Sunday, October 21, 2012

Fox and Hounds, Sydenham, Kent

At a meeting of the LCS General Committee on 13 August 1795 it was reported that a letter had been received from Thomas Holmes of Division 27 stating "We wish to form a division on 16 July at 2pm at the Fox and Hounds, Sydenham, Kent." The new division was to be  number 52, and several of the leaders of the LCS -- Hodgson, Haselden, Place, Higgins, B. Binns, Saml Smith, Morris, and Dyer were to attend.

Photograph by  Ewan Munro per Creative Commons License.

There remains a pub, called Fox's, on the site of the Fox and Hounds, on the corner of present day Wells Park Road and Kirkdale. The current building was erected in the 1880s to designs by Thomas Haliburton Smith, and was notable for its saloon bar -- one of the first of its kind -- which has since been demolished.
Image of the newly rebuilt Fox and Hounds, with ground floor plan,  February 1890
There was a Fox and Hounds on the site, much earlier than this, as shown on Stanford's Library Map of London and it's Suburbs from 1862.

No image of the first building remains, however, and there is much confusion over when it was built. One local historian claims that "The Fox and Hounds was first licensed in 1826, and was thus one one the earliest buildings in the High Street." The mention of it in the LCS records, however, suggests that it predated this "first licensing" by at least thirty years. The LCS records are not the only evidence of the earlier existence of the Fox and Hounds, however, on 17 September 1798, a Robert Phillips took out a classified advertisement in the Morning Post and Gazetteer, complaining of a horse that had been left at the Fox and Hounds nearly a year previously, which he had been forced to look after at his own expense.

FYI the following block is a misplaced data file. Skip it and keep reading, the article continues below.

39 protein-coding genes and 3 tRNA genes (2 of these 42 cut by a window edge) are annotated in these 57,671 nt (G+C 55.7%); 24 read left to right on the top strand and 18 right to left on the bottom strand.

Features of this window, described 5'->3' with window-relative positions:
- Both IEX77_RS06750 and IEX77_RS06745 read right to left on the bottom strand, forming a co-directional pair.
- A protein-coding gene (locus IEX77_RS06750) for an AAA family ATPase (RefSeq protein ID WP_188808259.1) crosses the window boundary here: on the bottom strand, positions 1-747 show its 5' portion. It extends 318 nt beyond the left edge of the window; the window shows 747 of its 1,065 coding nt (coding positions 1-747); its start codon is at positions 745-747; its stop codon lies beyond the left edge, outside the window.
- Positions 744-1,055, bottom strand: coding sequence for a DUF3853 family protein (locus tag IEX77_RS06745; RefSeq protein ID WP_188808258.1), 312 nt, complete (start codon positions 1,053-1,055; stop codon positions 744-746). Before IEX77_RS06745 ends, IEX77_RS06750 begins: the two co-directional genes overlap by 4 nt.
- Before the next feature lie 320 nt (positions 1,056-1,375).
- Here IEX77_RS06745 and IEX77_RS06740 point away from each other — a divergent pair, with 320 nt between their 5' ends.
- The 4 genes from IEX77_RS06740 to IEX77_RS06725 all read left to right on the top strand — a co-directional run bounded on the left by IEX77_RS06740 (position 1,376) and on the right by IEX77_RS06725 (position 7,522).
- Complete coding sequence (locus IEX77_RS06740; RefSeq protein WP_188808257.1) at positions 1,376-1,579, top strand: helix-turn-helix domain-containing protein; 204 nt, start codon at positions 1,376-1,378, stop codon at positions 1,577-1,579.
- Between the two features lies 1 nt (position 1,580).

There is also mention of a "Fox and Hounds" on Sydenham Common, Lewisham in a document dating from 10 July 1769, when it was described as a house belonging to William Cooper (Kent History and Library Center, Lewisham  Q/RH/1/5W 1769). Other descriptions of Sydenham Common dating from the same period suggest that there were very few buildings in this area at the time, suggesting that the town of Sydenham was developed around the original Fox and Hounds building. It's population grew considerably in the nineteenth century, after the opening of the canal 1801. In 1854 the Crystal Palace, originally erected to house the Great Exhibition in Hyde Park, was moved to Sydenham.


  1. I was the "local historian" who claimed that the pub was first licensed in 1826. I was aware of the earlier Fox and Hounds which was on Peak Hill, on the edge of what was Sydenham Common. I too can find no earlier record than 1769 when William Cooper appears to be the landlord.

    References to the Fox and Hounds were sporadic until 18th May 1803 when the site went up for auction at Garraways. There then appear to be no further references until a pub with the same name, but possibly no other connection, opened on the present site in 1826.

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